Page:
But thanks to an overtaxed infrastructure, the profitable vein could shrivel
Everyone knows about the 1849 ”gold rush,” when eager entrepreneurs from all over the world flooded California in hopes of striking it rich. In just six years, though, the rush was over, leaving in its wake a few millionaires but a lot more paupers.
The Internet is kind of the gold rush of the 21st century. eBay, iTunes, and video sharing site MetaCafe are all ways in which modern prospectors are making money (some a little, some a lot) online. Video, the hottest of Internet content, could also be the most lucrative. The New York Times yesterday reported that ”how-to videos” could be the biggest revenue generator of user-generated vids: A Florida-based producer, whose clips are on varied topics like ”how to turn a flashlight into a laser” and ”how to simulate a gunshot wound,” earned more than $102,000 in a year from MetaCafe, which pays content owners according to how many views their videos garner.
But as more people seek fortune – or at least fame – via Internet video, the whole thing threatens to crumble as fast as did the last gold mines in California. That’s thanks, ironically, to video itself.
ZDNet News recently reported that the Internet’s architecture could reach its limits by 2010 – unable to handle the vast amounts of video being uploaded. ”Eight hours of video is loaded onto YouTube every minute. Everything will become HD [high-definition] very soon, and HD is seven to 10 times more bandwidth-hungry than typical video today. Video will be 80 percent of all traffic by 2010, up from 30 percent today,” said Jim Cicconi, AT&T’s vice president of legislative affairs.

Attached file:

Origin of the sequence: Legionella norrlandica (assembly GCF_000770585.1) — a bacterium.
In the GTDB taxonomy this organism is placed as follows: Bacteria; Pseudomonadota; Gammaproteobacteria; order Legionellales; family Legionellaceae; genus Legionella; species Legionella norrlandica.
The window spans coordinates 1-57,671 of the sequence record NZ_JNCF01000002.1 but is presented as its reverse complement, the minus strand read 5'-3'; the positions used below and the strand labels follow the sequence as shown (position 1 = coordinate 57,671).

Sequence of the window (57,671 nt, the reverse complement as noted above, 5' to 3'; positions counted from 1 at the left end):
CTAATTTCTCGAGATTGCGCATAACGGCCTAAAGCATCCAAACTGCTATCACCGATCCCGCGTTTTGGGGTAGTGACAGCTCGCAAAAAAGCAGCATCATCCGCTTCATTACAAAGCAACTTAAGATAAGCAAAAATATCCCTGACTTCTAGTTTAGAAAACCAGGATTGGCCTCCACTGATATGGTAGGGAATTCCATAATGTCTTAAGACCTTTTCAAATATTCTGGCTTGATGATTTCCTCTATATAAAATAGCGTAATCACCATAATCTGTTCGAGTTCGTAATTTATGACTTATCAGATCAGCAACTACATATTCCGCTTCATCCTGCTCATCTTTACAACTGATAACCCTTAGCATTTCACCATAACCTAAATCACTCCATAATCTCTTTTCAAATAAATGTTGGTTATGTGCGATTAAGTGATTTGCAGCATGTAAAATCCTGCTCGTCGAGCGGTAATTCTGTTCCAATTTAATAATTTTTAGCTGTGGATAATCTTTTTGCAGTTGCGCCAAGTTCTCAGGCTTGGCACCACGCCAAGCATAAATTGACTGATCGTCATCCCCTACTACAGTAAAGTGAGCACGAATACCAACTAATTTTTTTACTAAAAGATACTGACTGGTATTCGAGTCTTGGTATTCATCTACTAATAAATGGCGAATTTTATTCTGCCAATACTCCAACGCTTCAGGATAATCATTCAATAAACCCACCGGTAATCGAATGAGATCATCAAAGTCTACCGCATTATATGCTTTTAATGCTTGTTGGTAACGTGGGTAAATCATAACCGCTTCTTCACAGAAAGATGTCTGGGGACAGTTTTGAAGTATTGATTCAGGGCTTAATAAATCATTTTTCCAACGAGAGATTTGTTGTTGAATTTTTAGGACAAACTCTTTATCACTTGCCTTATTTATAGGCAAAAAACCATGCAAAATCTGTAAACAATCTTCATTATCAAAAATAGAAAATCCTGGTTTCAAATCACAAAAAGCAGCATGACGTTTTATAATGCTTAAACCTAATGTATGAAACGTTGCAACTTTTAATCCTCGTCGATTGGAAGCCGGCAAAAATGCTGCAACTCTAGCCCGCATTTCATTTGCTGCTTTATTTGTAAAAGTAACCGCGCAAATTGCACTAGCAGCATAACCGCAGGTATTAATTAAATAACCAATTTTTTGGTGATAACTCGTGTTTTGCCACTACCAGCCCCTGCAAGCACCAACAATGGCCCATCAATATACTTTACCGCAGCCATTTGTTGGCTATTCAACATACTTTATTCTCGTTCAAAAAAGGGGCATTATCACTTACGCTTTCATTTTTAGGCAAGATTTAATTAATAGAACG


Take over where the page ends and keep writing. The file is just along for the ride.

Of course, Mr. Cicconi could have been trying to attack the notion of ”net neutrality,” in which consumer advocates want governments to make sure service providers like AT&T don’t ”unfairly” prioritize online content.
However slowly or reluctantly, though, telecos will make the inevitable improvements to infrastructure that supports the Internet, since they have to compete for customers. So digital marketers shouldn’t eschew video marketing for fear of taking down the Web. Still, these two very strongly pro and con reports about video should make marketers more aware than ever about the need for multi-channel campaigns. Video, as important as it is, should be just one component – along with other online channels like email, and with non-Internet channels like SMS and traditional print ads.
In other words, don’t put all your eggs in one gold-pan.
Marketing Communications Manager, mobileStorm
”I’d rather you text me”